The reason that encryption works on software and "some" movies, like DVDs, is because you a)can't convert software to analog and have it still function and b)the quality decline from analog and back to digital isn't usually acceptable with films, which is why screen cam files (actual camcorder footage of movies being shown in a theater) haven't buried the movie business.

But with print, there's no discernible quality degradation. You weren't planning on reading that next James Patterson book on the big screen with surround sound. You just need legible type, which makes for a very small, very easy to pirate file. For e-books, encryption will only stop those who wouldn't have pirated anyway -- like the people with Ipods who only buy their music from Itunes.

I don't mean to bitch-slap you about this. You're perfectly right about encryption working on some games and software, especially if it requires remote activation (as do most Microsoft products, and many of the better PC games.) But books are just so simple. A whole text file of one of my books is barely 100K. K! (Plain text, no embedded fonts, just page formating, ala Gutenberg Press.)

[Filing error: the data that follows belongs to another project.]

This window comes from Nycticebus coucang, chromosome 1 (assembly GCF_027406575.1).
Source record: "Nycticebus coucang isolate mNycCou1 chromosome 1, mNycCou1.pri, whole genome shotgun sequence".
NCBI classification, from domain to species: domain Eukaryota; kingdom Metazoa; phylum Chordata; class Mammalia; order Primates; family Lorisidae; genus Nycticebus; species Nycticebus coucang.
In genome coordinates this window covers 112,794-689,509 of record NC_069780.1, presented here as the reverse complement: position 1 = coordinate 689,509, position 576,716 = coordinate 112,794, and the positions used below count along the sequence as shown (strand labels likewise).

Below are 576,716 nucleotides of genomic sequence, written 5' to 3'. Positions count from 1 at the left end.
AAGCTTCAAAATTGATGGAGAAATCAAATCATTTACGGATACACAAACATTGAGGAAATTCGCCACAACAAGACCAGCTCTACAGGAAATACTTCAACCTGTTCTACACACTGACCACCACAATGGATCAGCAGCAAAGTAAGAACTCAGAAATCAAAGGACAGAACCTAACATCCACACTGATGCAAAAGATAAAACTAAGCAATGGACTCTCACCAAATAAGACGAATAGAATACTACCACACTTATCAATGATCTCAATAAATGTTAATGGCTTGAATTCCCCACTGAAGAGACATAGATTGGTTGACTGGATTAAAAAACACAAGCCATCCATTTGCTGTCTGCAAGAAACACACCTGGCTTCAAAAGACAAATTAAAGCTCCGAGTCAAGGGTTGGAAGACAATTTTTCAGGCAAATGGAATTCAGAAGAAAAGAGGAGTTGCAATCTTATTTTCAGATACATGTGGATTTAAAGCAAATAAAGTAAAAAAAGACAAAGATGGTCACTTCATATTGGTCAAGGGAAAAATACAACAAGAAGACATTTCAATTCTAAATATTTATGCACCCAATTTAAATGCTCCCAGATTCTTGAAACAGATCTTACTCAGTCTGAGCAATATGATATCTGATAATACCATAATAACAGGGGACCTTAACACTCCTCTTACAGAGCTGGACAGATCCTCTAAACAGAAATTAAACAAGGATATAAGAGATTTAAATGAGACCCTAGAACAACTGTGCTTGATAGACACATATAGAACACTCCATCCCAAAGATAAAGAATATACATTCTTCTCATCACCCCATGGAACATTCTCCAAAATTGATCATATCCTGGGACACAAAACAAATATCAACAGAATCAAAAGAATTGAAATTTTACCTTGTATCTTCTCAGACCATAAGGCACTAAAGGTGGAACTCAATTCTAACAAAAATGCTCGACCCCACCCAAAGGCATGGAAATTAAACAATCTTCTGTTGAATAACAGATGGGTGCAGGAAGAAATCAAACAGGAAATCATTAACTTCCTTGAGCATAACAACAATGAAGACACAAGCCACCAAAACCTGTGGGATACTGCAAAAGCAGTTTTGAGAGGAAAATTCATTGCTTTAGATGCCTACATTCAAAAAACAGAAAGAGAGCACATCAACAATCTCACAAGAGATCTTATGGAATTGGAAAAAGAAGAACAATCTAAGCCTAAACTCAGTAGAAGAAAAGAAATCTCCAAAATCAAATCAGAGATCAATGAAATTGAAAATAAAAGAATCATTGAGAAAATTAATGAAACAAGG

In short, we're fucked.

Post Mon Jun 28, 2010 8:04 pm   View user's profile Send private message Send e-mail Visit poster's website
Tito



Joined: 30 Mar 2004
Posts: 1203
Location: is everything
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buh-bye.

Last edited by Tito on Tue Jul 06, 2010 2:10 pm; edited 1 time in total

Post Mon Jun 28, 2010 8:08 pm   View user's profile Send private message Visit poster's website
chris
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Joined: 02 Mar 2004
Posts: 3833
Location: People Republic of Northern California
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I just don't think the novel can compete with the rest of the digital world. If I'm holding a device, an Ipad say, where I can watch a movie, browse the internet, tap into my cable 600+ channels, all the goodies, and I have that to carry my "books", I'm not going to read my books. Because I'm one click away from all that other shiny stuff. The immersive experience of the novel is at the whim of my increasingly flighty attention span. The reader will change. No one will finish a book. They won't be wired for it. I know because I'm trying to write books in the face of all that distraction, and it's getting tougher all the time BECAUSE THE TECHNOLOGY IS SO GOOD.